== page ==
Mazzy Star @ Sydney Opera House

A highlight of our recent whirlwind trip to Sydney, this concert was a surprise birthday present from my Mum and a total musical blind date for me. Other than the band name and a vague association with the 90s, I knew literally nothing about Mazzy Star and couldn’t name or hum a single song. Luckily, their live show made for a wonderful night out.

The Sydney Opera House is such a marvel it automatically lends a special aura to the occasion; I’ve been to Sydney many times now but it never ceases to be anything less than breathtaking (as a Melbournian it also makes me feel rather envious for the lack of a similar iconic landmark). For some reason I assumed that there wasn’t going to be an opening act, but the guest for the night was Gareth Liddiard, the frontman and chief songwriter of The Drones, a band whose musical output for me ranges from raw and powerful to dirge-like and tedious. It was however great to hear a stripped-down version of Shark Fin Blues, a song I genuinely love. He definitely got more love from the audience than your average opening act.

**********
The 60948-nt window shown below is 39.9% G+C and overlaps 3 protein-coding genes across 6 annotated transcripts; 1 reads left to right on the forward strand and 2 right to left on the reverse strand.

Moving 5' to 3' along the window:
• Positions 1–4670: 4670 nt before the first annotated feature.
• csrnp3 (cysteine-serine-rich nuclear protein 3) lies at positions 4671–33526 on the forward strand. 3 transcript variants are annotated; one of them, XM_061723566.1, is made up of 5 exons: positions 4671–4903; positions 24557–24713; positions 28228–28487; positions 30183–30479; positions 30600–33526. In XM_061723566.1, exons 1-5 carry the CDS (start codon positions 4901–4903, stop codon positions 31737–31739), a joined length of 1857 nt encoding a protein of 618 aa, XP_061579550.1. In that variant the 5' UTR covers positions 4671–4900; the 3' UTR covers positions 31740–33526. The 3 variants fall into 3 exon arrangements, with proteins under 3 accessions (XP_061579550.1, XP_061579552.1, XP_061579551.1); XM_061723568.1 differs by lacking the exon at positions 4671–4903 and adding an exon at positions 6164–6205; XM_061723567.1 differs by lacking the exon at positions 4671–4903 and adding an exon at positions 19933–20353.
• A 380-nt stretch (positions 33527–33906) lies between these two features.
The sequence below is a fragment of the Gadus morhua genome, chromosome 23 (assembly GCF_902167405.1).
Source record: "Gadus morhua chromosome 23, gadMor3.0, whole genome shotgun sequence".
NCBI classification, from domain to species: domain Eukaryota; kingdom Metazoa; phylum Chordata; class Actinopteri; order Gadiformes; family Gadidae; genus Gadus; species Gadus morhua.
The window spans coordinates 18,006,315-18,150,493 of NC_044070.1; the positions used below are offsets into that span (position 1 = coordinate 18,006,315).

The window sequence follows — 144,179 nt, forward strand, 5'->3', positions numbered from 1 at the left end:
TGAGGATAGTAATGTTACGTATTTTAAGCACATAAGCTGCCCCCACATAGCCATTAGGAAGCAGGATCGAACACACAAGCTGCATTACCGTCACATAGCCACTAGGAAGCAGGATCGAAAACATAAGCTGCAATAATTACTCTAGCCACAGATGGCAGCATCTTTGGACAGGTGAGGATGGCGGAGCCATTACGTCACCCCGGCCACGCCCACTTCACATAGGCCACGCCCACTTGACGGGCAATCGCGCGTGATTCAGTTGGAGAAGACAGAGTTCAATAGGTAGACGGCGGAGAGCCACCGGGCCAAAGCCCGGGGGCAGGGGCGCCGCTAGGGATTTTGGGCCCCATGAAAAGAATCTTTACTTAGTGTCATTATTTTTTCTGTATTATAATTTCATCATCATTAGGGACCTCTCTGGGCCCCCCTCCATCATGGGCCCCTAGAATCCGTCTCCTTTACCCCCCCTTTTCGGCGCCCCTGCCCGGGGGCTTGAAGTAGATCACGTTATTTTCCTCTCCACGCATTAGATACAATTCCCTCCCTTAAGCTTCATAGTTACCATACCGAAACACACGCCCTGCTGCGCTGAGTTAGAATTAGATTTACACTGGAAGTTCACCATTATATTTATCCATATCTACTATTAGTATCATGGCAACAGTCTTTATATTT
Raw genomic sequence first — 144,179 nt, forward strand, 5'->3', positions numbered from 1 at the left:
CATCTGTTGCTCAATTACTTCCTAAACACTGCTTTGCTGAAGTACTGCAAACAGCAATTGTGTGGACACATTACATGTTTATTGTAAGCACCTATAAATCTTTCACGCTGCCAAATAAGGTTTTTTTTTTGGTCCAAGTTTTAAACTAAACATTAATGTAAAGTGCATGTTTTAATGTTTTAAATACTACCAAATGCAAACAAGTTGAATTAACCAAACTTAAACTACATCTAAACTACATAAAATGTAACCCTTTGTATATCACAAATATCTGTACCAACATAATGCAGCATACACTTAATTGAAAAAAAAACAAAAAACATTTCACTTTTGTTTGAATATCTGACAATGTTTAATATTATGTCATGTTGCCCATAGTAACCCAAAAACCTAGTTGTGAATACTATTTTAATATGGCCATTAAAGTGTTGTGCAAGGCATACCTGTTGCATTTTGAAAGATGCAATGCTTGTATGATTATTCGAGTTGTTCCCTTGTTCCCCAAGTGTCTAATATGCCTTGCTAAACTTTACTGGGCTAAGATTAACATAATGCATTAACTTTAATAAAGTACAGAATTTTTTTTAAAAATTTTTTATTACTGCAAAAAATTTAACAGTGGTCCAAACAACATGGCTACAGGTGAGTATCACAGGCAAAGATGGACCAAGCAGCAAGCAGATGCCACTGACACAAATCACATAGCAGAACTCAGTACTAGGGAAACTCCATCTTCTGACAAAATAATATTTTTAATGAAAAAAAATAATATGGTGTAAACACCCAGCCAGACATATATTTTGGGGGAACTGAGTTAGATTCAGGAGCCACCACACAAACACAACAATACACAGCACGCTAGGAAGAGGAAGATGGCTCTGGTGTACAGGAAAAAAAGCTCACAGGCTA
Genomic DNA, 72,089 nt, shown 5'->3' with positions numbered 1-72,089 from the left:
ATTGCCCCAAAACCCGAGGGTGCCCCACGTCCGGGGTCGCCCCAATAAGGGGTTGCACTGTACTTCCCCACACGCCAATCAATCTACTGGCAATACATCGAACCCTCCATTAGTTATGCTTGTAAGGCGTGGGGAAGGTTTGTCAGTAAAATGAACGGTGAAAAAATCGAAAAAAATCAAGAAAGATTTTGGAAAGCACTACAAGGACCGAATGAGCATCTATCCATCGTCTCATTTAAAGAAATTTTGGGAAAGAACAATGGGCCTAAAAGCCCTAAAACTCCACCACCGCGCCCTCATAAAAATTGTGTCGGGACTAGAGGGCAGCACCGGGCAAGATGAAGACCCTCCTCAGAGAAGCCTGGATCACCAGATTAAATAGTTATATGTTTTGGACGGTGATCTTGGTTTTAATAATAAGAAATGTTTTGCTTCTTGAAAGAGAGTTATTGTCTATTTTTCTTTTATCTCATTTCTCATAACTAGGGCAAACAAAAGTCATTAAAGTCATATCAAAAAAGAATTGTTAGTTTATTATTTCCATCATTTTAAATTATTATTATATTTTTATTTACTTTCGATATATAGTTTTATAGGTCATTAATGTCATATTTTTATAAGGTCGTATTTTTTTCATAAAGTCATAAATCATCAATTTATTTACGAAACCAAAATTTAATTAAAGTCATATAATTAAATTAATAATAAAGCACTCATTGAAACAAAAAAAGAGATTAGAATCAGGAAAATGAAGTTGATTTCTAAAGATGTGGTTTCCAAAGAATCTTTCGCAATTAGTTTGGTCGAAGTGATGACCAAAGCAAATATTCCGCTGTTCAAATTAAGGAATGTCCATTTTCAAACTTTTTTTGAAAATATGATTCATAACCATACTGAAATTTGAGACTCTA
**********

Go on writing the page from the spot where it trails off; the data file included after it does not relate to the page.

After the short break, it was time for the main event. It turned out that Mazzy Star’s claim to fame is a kind of gentle dreamy pop, woozily tuneful and very lovely, with female vocals that bring to mind a more chilled out Martha Wainwright. Some songs had a tinge of country/blues, and a couple ventured into full-on psychedelic weirdness; I probably wouldn’t have wanted a full two hours of these but they were welcome breaks from more conventional and straightforward songs. They were accompanied by simple but effective imagery, mostly black-and-white, projected onto the big screen.

Other than a few moments when the light show briefly caught her face, the lead singer remained hidden in the shadows, prompting a couple of show your face! comments from the audience who probably craved a bit more personal connection. Her banter likewise didn’t extend much beyond a few timid thank yous. Ah well, not everyone is a natural entertainer. For some people the onstage banter is a make-or-break thing, but for me it’s more like a nice bonus, and its lack didn’t detract from a very enjoyable evening.

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